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Plant Berry Producers Now to Feed Birds in Fall

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The first time I finally saw a cedar waxwing (my favorite bird) in person was moments after it banged into my coworker’s office window.  We ran outside to see if it was alright, and found it sitting in the dirt looking a little stunned.  Later that day it rejoined a crazed cloud of waxwings feasting on a nearby pyracantha bush chock full of brilliant red fall berries.  It was a hilarious party to watch, with festive flitting from branch to branch and some waxwings picking, then passing a berry from one bird to another until someone finally gulped it down.

But did the waxwing that crashed into the window become “drunk” on the pyracantha berries?  I’ve heard that common wisdom many times.  Actually, pyracantha “berries” aren’t berries but pomes (like pears and stone fruit), and they don’t ferment to alcohol.  They do contain hydrogen cyanide, a mild neurotoxin, which might make birds a little tipsy if eaten in large quantities.

Whether or not birds get loopy on certain berries, one thing is certain:  in fall and winter when insects are not as plentiful, many bird species rely on berry-producing trees, bushes, vines and groundcovers, to either fatten up for migration or simply to sustain themselves on their home turf.  An added bonus is that many of these plants also serve as a protective cover and as nesting sites; and in spring, their flowers draw pollinators, as well as insects that once again become the staple of birds’ diets.  By finding and planting California-native berry producers now, gardeners can come even closer to syncing the seasonal food supply to what local wildlife (including migratory birds) has evolved with.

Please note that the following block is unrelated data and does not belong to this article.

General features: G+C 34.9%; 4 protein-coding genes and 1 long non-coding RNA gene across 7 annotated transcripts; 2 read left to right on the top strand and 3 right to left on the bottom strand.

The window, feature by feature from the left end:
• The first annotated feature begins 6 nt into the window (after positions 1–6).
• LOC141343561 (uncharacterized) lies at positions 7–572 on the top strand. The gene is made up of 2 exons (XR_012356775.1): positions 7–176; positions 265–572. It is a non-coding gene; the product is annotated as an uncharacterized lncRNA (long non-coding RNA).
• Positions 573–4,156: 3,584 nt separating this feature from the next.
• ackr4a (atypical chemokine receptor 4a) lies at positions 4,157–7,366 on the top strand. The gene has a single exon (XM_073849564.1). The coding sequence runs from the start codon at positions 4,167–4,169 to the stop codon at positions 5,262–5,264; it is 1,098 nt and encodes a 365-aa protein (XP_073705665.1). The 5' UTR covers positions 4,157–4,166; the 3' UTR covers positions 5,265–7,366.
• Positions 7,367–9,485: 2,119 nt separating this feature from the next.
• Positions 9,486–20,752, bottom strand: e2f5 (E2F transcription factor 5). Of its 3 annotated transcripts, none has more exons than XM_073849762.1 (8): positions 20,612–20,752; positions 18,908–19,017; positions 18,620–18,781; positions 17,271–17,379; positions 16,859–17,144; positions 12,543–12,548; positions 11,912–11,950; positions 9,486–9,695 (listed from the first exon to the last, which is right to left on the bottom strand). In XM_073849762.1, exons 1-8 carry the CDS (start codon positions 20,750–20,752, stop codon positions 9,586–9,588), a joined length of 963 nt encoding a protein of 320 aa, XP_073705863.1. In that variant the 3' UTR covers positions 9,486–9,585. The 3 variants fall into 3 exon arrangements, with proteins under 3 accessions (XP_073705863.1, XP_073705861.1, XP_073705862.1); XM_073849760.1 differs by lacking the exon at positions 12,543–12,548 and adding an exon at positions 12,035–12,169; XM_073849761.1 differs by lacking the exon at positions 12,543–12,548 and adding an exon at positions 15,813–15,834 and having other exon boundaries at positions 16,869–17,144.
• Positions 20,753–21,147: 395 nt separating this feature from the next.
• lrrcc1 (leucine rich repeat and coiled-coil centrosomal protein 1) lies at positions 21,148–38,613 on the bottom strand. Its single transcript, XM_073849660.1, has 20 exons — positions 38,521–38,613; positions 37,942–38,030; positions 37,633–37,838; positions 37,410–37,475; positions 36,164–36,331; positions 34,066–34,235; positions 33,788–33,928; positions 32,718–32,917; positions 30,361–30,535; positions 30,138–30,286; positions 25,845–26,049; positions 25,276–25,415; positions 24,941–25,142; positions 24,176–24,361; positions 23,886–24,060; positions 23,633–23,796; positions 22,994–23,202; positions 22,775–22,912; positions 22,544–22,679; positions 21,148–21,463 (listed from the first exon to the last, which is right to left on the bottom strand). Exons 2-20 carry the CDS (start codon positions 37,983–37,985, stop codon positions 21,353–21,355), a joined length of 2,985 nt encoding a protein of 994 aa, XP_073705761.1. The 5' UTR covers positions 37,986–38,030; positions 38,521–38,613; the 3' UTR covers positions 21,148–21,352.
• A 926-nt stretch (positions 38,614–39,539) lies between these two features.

The Habitat Network, a citizen science project in partnership with the Cornell Lab of Ornithology and The Nature Conservancy, is a good resource for planning home landscapes in general, and in particular, for selecting berry-producing plants native to various environments.  For example, their “Top Five Great Berries for Great Birds in Your Region” page suggests these plants native to California foothills chaparral:  big saltbush, blue elderberry, California coffeeberry, red-osier dogwood and toyon.  Their top-five picks for Pacific mixed forest (higher elevations) are osoberry, red elderberry, red-osier dogwood, salal, and Western serviceberry.  The webpage tells you when each plant flowers and produces berries, which birds in your region are likely to consume the fruit, and which pollinators might frequent the flowers.

A longer list of berry-producing plants—some native, some not—to consider for foothill gardens include crabapples, mulberries, white oak, junipers, winterberry (holly), currants, viburnum—and of course, manzanita.

To keep birds in berries through fall and winter, choose a variety of plants that come into fruit at different times during these seasons.  Some trees, like red-osier dogwood, are adorned with berries only in autumn, while crabapples, Virginia creeper and holly produce “winter-persistent berries,” which can decorate the plant until early spring.

Ironically, California native plants are often hard to find in the chain nurseries, so contact the Sierra Foothills chapter of the California Native Plant Society for advice about where to find your berry-producing plant of choice.  Just don’t plant a pyracantha near a window.

Rachel Oppedahl is a University of California Cooperative Extension Master Gardener of Tuolumne County. 

UCCE Master Gardeners of Tuolumne and Calaveras Counties can answer home gardening questions. Call 209-533-5912 in Tuolumne County, 209-754-2880 in Calaveras County or fill out our easy-to-use problem questionnaire here. Check out our website here. You can also find us on Facebook.